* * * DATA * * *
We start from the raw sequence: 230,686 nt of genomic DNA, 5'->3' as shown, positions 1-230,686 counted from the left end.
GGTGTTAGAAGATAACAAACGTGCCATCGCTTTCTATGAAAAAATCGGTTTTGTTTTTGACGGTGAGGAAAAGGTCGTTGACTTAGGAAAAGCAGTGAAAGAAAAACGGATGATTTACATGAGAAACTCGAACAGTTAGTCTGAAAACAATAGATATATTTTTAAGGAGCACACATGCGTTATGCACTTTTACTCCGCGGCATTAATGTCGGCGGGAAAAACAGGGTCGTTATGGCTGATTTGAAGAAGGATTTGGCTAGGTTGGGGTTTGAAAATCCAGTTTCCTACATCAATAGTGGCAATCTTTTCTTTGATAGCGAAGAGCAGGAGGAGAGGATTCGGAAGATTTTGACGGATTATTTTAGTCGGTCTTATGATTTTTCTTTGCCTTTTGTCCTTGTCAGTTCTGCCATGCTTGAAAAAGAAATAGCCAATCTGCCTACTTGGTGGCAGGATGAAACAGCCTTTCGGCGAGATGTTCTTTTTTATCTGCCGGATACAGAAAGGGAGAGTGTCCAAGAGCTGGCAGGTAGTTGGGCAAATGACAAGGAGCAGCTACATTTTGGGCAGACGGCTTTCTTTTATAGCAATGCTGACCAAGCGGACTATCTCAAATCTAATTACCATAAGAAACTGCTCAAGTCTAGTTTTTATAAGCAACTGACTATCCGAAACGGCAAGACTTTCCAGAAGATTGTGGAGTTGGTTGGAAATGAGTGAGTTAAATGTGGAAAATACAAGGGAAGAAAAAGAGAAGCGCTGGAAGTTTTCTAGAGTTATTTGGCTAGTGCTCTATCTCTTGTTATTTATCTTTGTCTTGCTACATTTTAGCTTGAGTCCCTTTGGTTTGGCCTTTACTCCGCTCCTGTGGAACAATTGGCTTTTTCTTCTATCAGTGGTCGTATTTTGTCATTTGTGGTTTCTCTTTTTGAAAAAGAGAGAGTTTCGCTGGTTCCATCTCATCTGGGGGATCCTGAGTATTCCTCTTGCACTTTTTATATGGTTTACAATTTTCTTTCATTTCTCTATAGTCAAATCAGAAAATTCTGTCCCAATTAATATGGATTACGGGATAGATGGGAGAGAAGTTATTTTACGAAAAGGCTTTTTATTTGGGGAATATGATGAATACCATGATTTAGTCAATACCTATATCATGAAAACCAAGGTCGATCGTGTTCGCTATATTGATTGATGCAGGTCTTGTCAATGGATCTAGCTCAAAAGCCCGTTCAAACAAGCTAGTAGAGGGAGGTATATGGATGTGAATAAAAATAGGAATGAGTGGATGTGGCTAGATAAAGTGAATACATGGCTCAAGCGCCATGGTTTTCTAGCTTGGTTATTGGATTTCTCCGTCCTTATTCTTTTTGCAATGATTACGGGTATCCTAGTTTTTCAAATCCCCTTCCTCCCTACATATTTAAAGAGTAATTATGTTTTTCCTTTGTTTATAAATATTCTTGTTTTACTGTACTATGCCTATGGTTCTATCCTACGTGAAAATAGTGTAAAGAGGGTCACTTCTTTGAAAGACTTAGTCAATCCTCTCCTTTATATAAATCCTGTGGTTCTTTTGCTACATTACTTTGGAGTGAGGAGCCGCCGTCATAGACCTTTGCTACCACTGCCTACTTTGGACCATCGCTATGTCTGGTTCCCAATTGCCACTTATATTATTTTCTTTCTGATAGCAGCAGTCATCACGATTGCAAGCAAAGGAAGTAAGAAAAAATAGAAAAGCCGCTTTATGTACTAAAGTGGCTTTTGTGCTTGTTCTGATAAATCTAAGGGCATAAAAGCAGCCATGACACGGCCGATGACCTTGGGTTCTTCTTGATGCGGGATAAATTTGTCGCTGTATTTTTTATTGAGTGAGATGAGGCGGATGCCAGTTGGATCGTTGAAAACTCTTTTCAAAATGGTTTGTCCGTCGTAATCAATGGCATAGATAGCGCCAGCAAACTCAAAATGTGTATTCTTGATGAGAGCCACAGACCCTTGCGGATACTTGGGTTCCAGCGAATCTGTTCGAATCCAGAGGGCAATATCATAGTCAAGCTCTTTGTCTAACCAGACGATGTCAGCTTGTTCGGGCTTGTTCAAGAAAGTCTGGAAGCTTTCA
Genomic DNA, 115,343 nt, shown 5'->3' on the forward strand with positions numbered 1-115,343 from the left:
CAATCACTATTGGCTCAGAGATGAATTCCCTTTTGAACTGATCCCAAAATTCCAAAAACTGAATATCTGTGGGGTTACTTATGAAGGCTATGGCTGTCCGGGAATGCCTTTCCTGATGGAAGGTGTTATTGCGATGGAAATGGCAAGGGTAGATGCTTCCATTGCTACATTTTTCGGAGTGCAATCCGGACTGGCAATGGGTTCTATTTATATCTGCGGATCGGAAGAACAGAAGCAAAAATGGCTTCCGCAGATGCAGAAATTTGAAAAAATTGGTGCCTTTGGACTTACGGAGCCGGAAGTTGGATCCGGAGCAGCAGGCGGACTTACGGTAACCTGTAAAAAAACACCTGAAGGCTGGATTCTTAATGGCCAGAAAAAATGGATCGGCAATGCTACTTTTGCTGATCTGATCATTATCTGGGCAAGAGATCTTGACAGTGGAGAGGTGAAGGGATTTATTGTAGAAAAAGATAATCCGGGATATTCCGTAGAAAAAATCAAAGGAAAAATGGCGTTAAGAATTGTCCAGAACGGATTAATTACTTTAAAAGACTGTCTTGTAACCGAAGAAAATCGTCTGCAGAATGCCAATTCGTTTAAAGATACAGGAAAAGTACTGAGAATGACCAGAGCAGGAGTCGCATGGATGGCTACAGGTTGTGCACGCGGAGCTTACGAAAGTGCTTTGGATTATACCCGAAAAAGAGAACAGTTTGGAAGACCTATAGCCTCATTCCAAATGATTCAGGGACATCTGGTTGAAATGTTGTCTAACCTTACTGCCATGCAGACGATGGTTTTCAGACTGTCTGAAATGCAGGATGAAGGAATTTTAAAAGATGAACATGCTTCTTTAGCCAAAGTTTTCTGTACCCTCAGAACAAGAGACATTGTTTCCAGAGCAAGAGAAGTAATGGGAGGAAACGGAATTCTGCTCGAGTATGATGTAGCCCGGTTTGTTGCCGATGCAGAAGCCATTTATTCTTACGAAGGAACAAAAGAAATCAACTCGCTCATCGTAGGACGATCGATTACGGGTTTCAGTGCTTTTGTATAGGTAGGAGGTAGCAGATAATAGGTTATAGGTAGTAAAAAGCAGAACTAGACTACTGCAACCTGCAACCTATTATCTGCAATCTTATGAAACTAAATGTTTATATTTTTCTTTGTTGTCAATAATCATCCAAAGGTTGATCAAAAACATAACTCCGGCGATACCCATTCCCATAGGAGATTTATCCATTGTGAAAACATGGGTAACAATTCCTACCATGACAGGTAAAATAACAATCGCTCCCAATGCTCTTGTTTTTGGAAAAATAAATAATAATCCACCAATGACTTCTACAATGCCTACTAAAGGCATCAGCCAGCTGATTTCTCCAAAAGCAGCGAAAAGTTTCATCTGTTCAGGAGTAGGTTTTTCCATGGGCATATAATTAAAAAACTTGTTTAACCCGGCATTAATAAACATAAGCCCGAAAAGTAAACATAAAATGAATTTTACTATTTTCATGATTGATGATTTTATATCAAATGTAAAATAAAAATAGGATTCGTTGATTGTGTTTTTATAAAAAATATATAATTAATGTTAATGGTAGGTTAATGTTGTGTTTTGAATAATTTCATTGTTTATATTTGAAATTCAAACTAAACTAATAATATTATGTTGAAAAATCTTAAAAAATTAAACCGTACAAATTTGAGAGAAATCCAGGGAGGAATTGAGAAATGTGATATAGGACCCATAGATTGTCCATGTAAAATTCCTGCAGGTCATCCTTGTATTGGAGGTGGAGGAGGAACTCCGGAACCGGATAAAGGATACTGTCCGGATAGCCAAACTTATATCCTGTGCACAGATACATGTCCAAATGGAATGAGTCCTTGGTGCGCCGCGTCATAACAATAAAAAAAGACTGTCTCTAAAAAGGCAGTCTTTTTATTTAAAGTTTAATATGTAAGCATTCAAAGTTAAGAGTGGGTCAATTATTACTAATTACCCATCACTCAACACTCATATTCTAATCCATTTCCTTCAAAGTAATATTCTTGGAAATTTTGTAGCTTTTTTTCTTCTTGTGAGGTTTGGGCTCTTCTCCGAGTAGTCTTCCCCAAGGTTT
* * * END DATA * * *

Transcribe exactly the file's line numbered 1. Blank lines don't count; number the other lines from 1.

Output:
We start from the raw sequence: 230,686 nt of genomic DNA, 5'->3' as shown, positions 1-230,686 counted from the left end.